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Old November 21st, 2009, 11:31 AM   #10
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Originally Posted by David W. Jones View Post
Ali, you need to get over the big head and get on with your life. Come on it was a freebie!
David, I COULD NOT DISAGREE MORE and actually find this response to be inflammatory. This SHOULD have been considered "contra" work and Ali got NOTHING in return for his contribution to making this a success.

Does this happen EVERY DAY? Yes. Should it? NO!
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Old November 21st, 2009, 11:43 AM   #11
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That's the rub! It does happen everyday, but usually only once to each person who suffers it!

My story was similar - worthy cause who wished to sell a few DVDs to generate some money for a good cause. My ex-business partner thought they were 'nice people' so didn't bother to do the usual contract - he felt that as a good cause, there really wasn't a need. Until - it was being shown on one of the high number satellite channels over and over again, with our business name removed, and a new name inserted as editor - which was probably the person who top and tailed our video!

There's little point pursuing legal remedies, UNLESS they are making big sums from it which would have been yours. If the only thing you're cross about is the lack of credit, then the cost of legal action makes this unviable.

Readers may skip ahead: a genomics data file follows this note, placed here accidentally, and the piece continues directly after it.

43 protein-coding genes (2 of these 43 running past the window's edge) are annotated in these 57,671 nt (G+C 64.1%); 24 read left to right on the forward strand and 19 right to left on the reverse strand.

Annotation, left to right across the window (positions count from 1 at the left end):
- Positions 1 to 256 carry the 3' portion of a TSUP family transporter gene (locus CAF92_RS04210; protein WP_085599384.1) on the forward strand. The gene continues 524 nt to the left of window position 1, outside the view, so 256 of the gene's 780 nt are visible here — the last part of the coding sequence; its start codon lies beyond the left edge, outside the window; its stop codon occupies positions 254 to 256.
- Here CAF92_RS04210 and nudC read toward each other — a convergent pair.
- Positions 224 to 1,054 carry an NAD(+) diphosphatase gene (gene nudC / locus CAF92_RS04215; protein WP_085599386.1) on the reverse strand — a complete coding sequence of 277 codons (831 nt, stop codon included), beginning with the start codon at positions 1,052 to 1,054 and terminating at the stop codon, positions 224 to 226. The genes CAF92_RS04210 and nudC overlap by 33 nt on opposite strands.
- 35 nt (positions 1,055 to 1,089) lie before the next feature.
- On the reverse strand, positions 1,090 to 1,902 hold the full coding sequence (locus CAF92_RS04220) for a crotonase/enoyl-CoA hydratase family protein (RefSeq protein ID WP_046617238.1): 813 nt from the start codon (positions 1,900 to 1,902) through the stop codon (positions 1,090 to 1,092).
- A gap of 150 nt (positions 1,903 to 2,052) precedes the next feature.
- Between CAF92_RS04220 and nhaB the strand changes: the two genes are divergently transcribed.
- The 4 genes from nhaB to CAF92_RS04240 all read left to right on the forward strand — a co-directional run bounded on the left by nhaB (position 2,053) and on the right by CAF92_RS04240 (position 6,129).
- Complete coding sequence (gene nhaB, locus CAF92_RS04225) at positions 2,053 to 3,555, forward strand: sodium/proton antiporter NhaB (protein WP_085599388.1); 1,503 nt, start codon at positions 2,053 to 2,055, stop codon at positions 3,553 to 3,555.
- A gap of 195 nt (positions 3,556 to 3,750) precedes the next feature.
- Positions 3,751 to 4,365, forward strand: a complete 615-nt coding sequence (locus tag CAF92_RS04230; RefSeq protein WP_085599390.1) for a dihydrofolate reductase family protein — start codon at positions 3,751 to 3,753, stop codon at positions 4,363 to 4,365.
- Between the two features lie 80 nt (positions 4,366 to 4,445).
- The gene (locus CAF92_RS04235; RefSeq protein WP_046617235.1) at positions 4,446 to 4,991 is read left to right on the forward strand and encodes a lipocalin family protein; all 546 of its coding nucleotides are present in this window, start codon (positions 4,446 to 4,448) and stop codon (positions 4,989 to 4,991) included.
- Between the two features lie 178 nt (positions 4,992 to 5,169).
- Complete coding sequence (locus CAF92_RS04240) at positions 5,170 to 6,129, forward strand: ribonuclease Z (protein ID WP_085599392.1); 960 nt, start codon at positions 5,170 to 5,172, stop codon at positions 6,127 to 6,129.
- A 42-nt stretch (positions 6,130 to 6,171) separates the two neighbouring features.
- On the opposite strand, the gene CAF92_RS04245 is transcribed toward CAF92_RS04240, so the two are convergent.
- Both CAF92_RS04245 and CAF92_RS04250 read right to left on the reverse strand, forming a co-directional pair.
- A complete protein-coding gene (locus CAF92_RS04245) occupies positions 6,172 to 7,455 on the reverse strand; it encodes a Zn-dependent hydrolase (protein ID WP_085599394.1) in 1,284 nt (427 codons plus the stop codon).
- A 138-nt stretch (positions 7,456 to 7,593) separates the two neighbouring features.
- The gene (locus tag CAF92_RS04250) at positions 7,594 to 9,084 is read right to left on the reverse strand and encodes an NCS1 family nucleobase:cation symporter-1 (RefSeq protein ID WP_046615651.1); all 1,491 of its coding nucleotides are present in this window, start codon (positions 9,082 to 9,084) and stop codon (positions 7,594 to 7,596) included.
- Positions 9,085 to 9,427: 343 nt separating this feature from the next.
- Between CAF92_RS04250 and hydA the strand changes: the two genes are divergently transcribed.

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Old November 21st, 2009, 01:08 PM   #12
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Originally Posted by Paul Cascio View Post
Steve, I disagree.

First of all, it sounds like a work for hire. If it is, and unless there was a specific requirement to include the Producer's name, logo, etc., he can do what he wants.
Also, because it's an Audio-Visual work, the rights are different than some other works, so I don't think the copyright is retained.

This is all based on American law, and my knoweldge and understanding of it given that I am not a lawyer.
I am not a lawyer either but it has been discussed here and in other forums a number of times and my understanding is this ... While it may not be relevant to our OP in Pakistan, under the law in the US and Canada the only time (with a few exceptions defined in the law that don't apply here) a work such as a video program is a work-for-hire is when either the shooter is an actual employee acting within the scope of his regular job duties (a staff camera-man at a TV station, for example) or when there is a written contractual agreement that explicitly states the work being produced is made as a work for hire. The agreement between the producer and his client must be in writing and it must state that the program being created is produced as a work for hire, and assign copyright to the client. If there's no explicit writing making it a work for hire, the program is not one and copyright remains with the producer. What the client gets for paying the producer's fee is a license to use the material - anything further rights requires a writing that says so.